I had a lovely video call with my daughter, who is studying to be a midwife in Australia in her last term. Finally, the farm has acquired internet with a new product offered by Telus. It is a hub that picks up the signal wirelessly and either connects wirelessly to a computer or through a LAN. After paying around $350 a month for phone and internet for the past two years, the $75 for the internet hub with 250G is a dream, plus the bed and breakfast guests can connect to it as well! Setting it up was no problem except the password is not easy to find. I was on hold with Telus for a long time and while waiting, kept typing in possible number. Jackpot! So I hung up and am good to go!
The chicken coop got its spring cleaning really early today too. Usually it is still frozen solid, but we have had above zero temperatures that have completely melted the snow and thawed the coop, so I took the opportunity to give the ladies and Roo a nice fresh home, including emptying the nesting boxes and restuffing them. They are just starting to lay after a bit of a winter break. I do not supply supplemental heat or light and it is their biological timing that gives the hens a break in the midwinter. They can be forced to lay with extra light and a little heat, but their bodies get spent more quickly and they do not have a very productive long life. I prefer the natural way, even though eggs are scarce in winter. I also put a fresh bale of straw in the day house where the ducks and geese also go in inclement weather and to sleep.
Fortunately, I was able to get my hands on about 50 pounds of beef tallow when I picked up dog scraps at the abattoir. My friend, Dale, butchers occasionally and I phoned him to see if he was using his meat grinder. He was, and agreed to run the tallow through the grinder for me, since it is so much faster to render. The roaster is really large, but it only holds about 25 pounds so I had to do the tallow in two lots. I set the oven to 350 and the rendering only took about an hour for each batch, which resulted in about 40 pounds of lovely pure tallow. This can be used for cooking, but most of it will be for soap and body butters. It would take me a long time to use that much for cooking!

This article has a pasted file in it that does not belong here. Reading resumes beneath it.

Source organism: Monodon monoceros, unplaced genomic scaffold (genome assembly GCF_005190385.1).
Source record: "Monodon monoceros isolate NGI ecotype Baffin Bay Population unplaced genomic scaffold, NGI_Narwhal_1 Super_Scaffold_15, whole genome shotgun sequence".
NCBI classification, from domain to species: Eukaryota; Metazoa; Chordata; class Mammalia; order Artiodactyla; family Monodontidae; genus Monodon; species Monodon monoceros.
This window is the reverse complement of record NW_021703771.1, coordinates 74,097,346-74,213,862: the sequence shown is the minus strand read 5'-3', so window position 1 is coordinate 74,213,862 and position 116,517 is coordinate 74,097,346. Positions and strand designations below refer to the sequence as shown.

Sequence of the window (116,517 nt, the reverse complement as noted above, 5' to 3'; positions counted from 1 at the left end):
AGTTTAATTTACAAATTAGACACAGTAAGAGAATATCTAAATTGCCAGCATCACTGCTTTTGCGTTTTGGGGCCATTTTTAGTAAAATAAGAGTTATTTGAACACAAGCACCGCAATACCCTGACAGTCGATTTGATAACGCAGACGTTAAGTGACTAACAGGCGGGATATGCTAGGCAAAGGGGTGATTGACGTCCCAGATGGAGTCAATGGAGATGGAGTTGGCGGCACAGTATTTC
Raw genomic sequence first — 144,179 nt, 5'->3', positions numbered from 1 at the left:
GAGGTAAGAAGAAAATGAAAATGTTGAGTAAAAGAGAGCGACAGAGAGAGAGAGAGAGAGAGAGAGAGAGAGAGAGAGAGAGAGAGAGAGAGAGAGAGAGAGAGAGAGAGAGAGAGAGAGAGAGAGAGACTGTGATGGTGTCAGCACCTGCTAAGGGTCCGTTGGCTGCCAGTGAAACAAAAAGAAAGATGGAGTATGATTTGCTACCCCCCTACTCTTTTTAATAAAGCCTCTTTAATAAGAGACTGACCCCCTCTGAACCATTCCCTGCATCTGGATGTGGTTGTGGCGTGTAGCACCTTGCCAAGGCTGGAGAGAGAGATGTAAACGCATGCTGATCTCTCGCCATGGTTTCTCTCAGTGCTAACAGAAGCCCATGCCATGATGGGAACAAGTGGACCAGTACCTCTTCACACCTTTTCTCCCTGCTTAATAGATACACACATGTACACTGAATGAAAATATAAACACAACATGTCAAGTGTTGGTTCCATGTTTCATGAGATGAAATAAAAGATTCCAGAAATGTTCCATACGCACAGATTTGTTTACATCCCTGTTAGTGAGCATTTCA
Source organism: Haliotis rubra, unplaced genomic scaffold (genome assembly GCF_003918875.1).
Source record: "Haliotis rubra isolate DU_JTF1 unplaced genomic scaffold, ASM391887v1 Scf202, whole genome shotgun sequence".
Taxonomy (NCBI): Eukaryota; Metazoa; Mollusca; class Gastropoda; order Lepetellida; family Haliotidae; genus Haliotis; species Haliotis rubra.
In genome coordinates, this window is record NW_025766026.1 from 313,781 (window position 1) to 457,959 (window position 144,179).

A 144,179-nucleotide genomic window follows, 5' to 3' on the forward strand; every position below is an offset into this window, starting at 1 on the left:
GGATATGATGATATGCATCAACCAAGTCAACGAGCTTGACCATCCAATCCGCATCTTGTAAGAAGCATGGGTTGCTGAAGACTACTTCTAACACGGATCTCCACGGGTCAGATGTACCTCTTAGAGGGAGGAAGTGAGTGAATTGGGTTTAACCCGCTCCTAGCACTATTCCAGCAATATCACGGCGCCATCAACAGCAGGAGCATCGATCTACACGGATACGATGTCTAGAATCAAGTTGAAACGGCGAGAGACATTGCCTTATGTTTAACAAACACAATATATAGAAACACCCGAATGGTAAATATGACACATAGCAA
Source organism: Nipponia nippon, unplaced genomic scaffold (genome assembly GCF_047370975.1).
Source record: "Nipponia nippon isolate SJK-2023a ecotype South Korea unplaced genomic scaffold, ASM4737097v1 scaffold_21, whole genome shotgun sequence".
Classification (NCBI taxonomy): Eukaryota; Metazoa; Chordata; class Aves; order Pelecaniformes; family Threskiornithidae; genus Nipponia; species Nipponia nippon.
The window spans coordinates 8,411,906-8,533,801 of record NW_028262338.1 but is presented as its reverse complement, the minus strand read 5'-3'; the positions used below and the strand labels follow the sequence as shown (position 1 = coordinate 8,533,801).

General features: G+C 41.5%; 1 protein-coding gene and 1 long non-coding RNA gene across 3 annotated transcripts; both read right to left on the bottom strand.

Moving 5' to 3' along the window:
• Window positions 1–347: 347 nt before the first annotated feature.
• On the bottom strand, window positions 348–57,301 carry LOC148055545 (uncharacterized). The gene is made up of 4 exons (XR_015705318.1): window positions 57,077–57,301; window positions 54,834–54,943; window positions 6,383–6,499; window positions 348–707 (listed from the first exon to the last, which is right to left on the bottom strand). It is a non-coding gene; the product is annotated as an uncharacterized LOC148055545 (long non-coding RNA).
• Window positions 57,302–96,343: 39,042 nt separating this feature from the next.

I am going in a craft fair on April 8 and am producing some small batches of soaps and body products, plus laundry soap to vend there and I will promote Moose Hills Inn as well. So, I made sea buckthorn soap yesterday, hot process and today, hemp and tallow soap. The sea buckthorn was lard based, with a little coconut oil, castor and lanolin. I love lanolin in soap and I am a sheep farmer..
The dishes got done, but the floors did not. There is housekeeping to do, and it will simply have to wait. I seized the opportunity to get the coop done and that took a couple of hours, but it is nice and fresh now. Happy chickens lay happy eggs! And that, my friends, was a day on the Fat Ewe Farm! I miss my Charka so much. The last day he was with me, Harley and the cat came for a drink too.